Tuesday, June 15, 2010

Creativity, Puzzles and humour through lateral thinking

I had wrote on Lateral Thinking in a previous post. There I had given a very brief introduction on the concept and advantages of thinking the lateral way.In this post I am planning to show that it is not an alien concept and we encounter it in our every day life and even uses it some time to solve trivial problems without realizing...

So before we proceed I would like to recall the way lateral thinking is done. The mind continuously makes patterns with information accessed by it, that later becomes difficult to break or modify. Lateral thinking enables us to rearrange or modify these patterns and come to dramatic and effective results....

Creativity and Innovation

Creativity sounds a word too complicated... But basically many creative ideas originate when two totally different ideas are joined together or when the the information available to all is analysed from a different approach. de Bono calls it an outsider's approach. 
In his own words:
"For many years physiologists could not understand the purpose of the long loops in the kidney tubules: it was assumed that the loops had no special function and were a relic of the way the kidney had evolved.Then one day an engineer looked at the loops and at once recognized that they could be part of a counter-current multiplier, a well-known engineering device for increasing the concentration of solutions. In this instance a fresh look from outside provided an answer to something that had been a puzzle for a long time. "

Puzzles are of different types- mathematical, logical and some that requires out of the box thinking. Basically puzzles require us to arrive at a conclusion or a solution from processing certain information supplied to us. In case of mathematical and logical puzzles the processing is quite simple. A step by step procedure will already be there to move, and if this procedure is followed we reach the conclusion.
Haretown and Tortoiseville are 44 miles apart. A hare travels at 8 miles per hour from Haretown to Tortoiseville, while a tortoise travels at 3 miles per hour from Tortoiseville to Haretown.
If both set out at the same time, how many miles will the hare have to travel before meeting the tortoise en route?

Solution: The hare and the tortoise are together covering the distance at 11 miles per hour (i.e., on adding their speeds).
So, they will cover the distance of 44 miles in 4 hours.
Thus, in 4 hours, they will meet and the hare will have traveled 32 miles.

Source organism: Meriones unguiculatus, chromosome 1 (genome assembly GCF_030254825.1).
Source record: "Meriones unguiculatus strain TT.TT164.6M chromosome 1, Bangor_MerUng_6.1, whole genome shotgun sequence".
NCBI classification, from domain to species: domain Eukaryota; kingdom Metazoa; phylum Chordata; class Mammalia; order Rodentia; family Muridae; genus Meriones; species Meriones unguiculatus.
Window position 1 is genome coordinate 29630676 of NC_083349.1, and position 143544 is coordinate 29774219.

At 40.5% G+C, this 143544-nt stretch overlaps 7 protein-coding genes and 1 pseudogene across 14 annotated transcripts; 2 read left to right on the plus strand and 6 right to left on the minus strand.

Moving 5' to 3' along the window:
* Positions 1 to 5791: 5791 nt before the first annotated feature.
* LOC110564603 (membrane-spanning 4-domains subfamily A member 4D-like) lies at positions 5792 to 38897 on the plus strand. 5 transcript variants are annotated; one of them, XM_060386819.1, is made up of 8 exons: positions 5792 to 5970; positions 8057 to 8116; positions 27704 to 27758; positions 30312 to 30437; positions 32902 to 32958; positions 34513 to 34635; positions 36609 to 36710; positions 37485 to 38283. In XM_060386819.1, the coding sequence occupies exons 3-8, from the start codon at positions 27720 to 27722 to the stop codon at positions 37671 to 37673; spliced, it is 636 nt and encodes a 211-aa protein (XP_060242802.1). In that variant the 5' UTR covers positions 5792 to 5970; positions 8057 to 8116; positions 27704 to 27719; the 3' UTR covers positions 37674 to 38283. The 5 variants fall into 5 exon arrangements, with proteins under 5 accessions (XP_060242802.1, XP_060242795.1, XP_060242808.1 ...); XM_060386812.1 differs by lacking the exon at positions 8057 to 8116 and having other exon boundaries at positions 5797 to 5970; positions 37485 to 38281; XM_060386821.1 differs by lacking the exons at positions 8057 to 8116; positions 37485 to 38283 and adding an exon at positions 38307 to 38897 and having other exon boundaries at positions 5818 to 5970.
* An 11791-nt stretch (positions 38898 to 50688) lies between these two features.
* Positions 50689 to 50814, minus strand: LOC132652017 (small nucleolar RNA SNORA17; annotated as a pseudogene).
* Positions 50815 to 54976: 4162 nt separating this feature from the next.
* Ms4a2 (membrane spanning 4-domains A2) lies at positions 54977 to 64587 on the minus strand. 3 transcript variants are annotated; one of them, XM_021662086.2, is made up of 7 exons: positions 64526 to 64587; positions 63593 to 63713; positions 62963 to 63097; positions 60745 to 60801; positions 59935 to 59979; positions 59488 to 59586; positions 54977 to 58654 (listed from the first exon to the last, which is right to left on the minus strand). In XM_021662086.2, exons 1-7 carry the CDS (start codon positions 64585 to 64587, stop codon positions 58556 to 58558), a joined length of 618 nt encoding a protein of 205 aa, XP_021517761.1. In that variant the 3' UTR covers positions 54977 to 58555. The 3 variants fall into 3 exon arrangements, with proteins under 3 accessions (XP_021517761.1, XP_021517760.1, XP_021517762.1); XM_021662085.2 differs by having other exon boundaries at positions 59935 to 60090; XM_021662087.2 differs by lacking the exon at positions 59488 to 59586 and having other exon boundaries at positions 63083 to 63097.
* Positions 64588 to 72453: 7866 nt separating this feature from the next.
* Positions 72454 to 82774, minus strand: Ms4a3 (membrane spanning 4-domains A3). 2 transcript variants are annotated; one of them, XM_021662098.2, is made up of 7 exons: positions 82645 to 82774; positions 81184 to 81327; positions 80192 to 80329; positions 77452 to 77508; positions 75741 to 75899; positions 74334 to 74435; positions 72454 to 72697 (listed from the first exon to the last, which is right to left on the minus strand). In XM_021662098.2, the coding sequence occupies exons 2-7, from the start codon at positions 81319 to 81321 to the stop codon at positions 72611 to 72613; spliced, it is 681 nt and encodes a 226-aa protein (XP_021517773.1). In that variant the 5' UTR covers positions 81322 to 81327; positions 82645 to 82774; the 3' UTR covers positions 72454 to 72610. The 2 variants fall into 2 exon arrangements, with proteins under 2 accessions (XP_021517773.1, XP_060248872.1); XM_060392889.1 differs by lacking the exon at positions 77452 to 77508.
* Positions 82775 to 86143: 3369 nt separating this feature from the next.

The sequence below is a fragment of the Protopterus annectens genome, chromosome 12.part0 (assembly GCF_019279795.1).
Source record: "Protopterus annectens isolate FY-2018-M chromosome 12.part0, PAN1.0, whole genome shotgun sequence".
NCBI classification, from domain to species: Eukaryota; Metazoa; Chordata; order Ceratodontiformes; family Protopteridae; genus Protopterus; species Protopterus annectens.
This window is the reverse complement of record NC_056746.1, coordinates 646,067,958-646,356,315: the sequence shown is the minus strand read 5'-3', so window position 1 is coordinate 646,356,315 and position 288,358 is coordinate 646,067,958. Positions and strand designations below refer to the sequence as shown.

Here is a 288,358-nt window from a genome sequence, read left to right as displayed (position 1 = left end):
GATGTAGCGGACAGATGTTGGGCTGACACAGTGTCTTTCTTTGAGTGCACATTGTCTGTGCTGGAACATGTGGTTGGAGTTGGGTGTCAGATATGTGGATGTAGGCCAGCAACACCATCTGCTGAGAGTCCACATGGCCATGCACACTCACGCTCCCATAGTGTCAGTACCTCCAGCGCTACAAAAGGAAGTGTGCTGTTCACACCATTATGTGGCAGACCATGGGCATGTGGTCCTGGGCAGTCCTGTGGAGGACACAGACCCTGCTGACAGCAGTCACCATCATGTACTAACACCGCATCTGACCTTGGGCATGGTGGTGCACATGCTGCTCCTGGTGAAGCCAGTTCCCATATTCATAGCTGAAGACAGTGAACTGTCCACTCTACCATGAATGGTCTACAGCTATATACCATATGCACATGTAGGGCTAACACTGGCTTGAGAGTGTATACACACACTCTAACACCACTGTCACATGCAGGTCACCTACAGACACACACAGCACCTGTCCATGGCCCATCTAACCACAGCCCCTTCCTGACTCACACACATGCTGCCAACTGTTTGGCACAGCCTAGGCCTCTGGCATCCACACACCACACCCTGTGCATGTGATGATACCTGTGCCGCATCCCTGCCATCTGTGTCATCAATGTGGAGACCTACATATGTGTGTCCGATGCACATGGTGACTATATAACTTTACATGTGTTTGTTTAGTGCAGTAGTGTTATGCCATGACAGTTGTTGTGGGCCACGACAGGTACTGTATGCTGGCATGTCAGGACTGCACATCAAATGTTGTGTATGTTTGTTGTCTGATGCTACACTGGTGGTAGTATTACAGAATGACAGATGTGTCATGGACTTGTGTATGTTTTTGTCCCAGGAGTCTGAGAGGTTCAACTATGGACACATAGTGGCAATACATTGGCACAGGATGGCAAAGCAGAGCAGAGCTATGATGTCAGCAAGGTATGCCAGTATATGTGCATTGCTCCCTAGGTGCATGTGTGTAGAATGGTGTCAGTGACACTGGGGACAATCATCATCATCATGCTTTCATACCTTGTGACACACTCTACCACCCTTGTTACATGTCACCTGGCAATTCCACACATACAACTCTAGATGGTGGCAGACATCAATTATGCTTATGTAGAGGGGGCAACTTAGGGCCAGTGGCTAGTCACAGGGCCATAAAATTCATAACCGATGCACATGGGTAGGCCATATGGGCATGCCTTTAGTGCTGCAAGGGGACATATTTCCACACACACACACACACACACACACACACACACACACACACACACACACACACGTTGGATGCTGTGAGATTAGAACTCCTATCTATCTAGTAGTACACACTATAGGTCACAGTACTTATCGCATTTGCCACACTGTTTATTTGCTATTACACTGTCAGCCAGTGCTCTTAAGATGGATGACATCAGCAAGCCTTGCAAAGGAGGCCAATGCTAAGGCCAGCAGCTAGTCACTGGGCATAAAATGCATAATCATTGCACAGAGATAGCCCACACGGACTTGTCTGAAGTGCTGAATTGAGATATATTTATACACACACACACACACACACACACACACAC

But in certain other kinds of puzzles these methods never work. In those cases the information given to us will be either partial, made to mislead the situation or both... There will not be any solution mathematically or logically. What requires is to think out of the box, from a new perspective.. To rearrange the patterns that are made by the information given to us.

A man lives on the twelfth floor of an apartment building. Every morning he takes the elevator down to the lobby and leaves the building. In the evening, he gets into the elevator, and, if there is someone else in the elevator -- or if it was raining that day -- he goes back to his floor directly. Otherwise, he goes to the tenth floor and walks up two flights of stairs to his apartment. Why?

Solution: The man is a dwarf. He can't reach the upper elevator buttons, but he can ask people to push them for him. He can also push them with his umbrella.


The best humor always is the result of lateral thinking. 
"If at first you don't succeed, skydiving may not be for you."

The first part of the statement reminds you of a quote that you are well aware. So the mind pulls out those patterns made in the past ready to use them. But by the time second part is stated, those patterns become obsolete.. because a new revelation is made..This causes humour. Some times lot of built up is made by using the patterns already created in the brain and in the final moment rearranging them to give a totally different picture.  

His face was pinched and drawn. With faltering footsteps he wended his way among the bustling Christmas crowd.
"Kind sir," he suddenly exclaimed, "will you not give me a loaf of bread for my wife and little ones?" The stranger regarded him not unkindly.
"Far be it from me," he rejoined, "to take advantage of your destitution. Keep your wife and little ones; I do not want them."

Here an atmosphere is created till the end and in the last reply, a sudden twist is mad, so that the hearer realizes that stranger has misunderstood the request which causes the mental pattern to get rearranged thereby creating humour.

Answer for the picture puzzle :


1 comment:

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